What Is Formative Assessment
By the end of this module you should be able to:
- Define formative assessment
- Evaluate different types of formative assessment
The Assessment Stigma
Let's begin this mini-course with a quick activity in the form of a word association. What images, feelings, or memories are evoked when you think about the word "ASSESSMENT"?
Would you classify your thoughts on assessment as POSITIVE or NEGATIVE?
Were your first thoughts about an exam and receiving a grade?
Perhaps you had a similar reaction to Spongebob Squarepants seen below:
For many educators as well as non-educators, "assessment" is often associated with summative assessments, standardized testing, and buzz words like "high-stakes testing". However, tests are only one tool available in a teacher's arsenal of assessment strategies. Often referred to as "low-stakes" or "no-stakes" assessment, formative assessment is an underappreciated and underused strategy that has the ability to improve student learning and ultimately performance on summative assessments.
What is Formative Assessment?
Before we can evaluate formative assessment methods we first need a clear idea of what formative assessment is. Let's explore a few definitions:
"Practice in a classroom is formative to the extent that evidence about student achievement is elicited, interpreted, and used by teachers, learners, or their peers, to make decisions about the next steps in instruction that are likely to be better, or better founded, than the decisions they would have taken in the absence of the evidence that was elicited." (Black and William, 2009)
"At the center of all this research is one underlying idea: Formative assessment is a constantly occurring process, a verb, a series of events in action, not a single tool or a static noun. In order for formative assessment to have an impact on instruction and student learning, teachers must be involved every step of the way and have the flexibility to make decisions throughout the assessment process." (NTCE, 2017)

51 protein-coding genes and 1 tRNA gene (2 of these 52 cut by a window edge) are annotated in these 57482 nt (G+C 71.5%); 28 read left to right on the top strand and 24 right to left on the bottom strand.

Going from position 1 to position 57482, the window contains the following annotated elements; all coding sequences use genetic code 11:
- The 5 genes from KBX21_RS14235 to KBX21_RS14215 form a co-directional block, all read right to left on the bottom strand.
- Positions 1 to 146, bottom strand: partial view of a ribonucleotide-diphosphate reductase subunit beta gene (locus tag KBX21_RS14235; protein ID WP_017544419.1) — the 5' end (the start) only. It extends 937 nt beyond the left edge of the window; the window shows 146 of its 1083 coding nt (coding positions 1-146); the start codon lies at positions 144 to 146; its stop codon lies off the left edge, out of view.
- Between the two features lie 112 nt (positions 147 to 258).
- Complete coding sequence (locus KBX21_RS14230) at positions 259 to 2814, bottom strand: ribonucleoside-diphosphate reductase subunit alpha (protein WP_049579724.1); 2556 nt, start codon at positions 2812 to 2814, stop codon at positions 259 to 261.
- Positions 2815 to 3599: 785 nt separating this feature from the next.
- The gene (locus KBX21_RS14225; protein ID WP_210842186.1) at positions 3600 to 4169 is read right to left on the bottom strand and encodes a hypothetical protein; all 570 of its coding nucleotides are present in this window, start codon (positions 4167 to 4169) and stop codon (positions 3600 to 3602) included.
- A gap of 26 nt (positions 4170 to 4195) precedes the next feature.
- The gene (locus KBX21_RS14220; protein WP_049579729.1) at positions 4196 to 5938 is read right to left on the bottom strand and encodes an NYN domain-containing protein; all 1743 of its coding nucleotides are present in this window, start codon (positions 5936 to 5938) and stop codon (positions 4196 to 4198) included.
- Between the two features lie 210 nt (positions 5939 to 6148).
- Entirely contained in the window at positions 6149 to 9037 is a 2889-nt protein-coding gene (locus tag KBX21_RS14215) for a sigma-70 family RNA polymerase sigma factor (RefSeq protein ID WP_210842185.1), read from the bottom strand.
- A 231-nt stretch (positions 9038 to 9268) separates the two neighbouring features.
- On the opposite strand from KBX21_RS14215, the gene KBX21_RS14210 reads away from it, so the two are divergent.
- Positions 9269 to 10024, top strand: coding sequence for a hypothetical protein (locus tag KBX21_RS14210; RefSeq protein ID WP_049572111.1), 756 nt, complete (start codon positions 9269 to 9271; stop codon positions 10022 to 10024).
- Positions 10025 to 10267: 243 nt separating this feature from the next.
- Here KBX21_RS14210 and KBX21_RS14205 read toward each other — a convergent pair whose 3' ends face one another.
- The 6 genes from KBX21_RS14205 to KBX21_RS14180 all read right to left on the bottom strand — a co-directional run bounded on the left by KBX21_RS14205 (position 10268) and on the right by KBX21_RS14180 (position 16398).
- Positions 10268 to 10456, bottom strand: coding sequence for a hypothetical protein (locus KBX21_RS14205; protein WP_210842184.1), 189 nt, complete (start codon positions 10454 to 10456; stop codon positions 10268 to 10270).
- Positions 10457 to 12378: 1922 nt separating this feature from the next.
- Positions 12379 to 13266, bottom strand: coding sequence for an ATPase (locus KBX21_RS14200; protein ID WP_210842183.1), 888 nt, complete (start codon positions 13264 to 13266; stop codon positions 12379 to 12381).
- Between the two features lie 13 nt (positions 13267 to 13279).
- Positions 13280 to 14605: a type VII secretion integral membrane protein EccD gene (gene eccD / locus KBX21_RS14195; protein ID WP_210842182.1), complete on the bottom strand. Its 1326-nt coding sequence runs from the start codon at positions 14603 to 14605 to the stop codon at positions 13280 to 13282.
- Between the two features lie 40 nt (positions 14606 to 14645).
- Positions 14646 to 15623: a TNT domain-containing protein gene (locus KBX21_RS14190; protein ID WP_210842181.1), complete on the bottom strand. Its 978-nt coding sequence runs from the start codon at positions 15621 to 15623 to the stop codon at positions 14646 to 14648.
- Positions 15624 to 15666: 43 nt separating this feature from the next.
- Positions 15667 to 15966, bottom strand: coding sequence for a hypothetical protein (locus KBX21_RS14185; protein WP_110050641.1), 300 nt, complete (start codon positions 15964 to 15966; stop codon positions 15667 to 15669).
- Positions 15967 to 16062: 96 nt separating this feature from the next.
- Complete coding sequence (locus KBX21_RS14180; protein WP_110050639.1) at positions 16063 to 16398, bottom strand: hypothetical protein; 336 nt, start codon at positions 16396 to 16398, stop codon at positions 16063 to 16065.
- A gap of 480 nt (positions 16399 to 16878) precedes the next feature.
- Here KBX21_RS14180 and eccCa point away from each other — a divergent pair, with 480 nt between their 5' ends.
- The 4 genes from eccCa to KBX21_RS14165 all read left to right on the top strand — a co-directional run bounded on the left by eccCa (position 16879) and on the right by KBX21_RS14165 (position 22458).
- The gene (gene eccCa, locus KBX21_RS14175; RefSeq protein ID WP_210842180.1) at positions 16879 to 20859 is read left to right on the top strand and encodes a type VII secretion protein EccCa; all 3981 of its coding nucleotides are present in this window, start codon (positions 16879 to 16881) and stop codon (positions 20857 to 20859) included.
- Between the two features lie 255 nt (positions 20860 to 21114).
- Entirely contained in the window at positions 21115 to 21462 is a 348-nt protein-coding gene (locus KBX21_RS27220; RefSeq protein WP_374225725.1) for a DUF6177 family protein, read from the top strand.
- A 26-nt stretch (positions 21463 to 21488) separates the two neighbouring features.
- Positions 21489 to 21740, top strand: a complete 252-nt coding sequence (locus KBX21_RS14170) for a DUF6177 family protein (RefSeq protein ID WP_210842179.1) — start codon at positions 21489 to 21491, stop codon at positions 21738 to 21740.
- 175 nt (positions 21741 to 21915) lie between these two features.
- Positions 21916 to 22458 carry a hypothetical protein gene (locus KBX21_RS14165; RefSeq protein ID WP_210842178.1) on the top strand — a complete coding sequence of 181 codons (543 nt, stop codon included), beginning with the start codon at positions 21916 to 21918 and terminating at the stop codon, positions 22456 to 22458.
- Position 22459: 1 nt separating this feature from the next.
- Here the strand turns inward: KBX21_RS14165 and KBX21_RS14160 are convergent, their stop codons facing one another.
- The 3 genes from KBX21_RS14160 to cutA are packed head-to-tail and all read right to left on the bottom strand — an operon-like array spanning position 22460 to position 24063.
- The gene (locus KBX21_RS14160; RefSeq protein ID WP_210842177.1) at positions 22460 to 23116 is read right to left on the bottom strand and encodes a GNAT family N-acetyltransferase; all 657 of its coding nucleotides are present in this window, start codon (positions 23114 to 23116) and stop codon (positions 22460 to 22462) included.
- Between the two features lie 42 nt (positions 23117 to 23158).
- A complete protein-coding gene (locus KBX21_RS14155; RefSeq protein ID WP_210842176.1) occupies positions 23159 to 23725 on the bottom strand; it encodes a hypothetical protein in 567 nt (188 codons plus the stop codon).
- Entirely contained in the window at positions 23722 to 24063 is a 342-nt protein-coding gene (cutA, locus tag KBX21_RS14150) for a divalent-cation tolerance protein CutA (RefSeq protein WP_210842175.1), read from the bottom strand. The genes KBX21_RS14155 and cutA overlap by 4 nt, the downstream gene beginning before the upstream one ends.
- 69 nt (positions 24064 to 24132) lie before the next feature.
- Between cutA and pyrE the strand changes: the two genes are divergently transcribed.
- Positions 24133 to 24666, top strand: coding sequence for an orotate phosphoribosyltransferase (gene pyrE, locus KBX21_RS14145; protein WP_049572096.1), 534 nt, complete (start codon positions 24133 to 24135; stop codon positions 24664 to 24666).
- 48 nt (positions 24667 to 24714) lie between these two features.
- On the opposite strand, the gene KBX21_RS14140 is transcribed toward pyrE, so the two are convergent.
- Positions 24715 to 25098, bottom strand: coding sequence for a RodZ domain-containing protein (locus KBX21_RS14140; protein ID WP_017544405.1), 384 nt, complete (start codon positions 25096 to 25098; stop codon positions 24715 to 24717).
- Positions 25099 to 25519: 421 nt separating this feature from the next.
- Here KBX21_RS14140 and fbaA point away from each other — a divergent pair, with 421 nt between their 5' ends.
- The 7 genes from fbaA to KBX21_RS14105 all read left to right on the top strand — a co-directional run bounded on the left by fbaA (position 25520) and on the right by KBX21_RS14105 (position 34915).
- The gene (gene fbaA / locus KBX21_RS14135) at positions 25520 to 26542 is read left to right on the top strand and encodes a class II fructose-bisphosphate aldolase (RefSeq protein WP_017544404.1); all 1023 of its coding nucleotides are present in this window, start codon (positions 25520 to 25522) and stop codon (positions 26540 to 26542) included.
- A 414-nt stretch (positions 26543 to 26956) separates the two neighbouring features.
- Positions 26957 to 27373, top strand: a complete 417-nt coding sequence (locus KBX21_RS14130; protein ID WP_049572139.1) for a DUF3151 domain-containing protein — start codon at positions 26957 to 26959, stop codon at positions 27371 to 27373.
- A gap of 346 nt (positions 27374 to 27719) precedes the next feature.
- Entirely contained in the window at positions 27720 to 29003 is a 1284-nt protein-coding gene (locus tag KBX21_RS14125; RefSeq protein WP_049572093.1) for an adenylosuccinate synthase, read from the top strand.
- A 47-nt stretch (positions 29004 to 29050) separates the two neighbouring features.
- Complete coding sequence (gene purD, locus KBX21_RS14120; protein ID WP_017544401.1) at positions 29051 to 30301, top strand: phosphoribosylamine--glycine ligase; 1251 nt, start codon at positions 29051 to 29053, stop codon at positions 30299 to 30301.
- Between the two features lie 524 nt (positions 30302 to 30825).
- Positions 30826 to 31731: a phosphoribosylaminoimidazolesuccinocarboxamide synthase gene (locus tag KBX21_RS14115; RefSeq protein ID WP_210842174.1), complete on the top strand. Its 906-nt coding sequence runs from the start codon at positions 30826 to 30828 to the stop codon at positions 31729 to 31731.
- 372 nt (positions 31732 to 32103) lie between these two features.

"Formative assessment is a process that uses informal assessment strategies to gather information on student learning. Teachers determine what students are understanding and what they still need to learn to master a goal or outcome. Strategies used to gather formative assessment information take place during regular class instruction as formative assessment and instruction are closely linked. Most formative assessment strategies are quick and easy to use and fit seamlessly into the instruction process." (Reiger, 2012).
Essentially, formative assessment is a way for teachers to evaluate individual student achievement "on the fly" and use this data to support students in their learning and improve future lessons.
1. Choose two examples of formative assessment strategies from Natalie Regier's Book on formative assessment.
Create a pros/cons list for each of the strategies. Keep in mind your particular class(es), there are no right or wrong answers!
Black, P., & Wiliam, D. (2009). Developing the Theory of Formative Assessment. Educational Assessment, Evaluation And Accountability, 21(1), 5-31.
Formative Assessment That Truly Informs Instruction. (2017). Ncte.org. http://www.ncte.org/positions/statements/formative-assessment
Regier, N. (2012). Book two: 60 formative assessment strategies. Regier Educational Resources. Retrieved June, 4, 2014.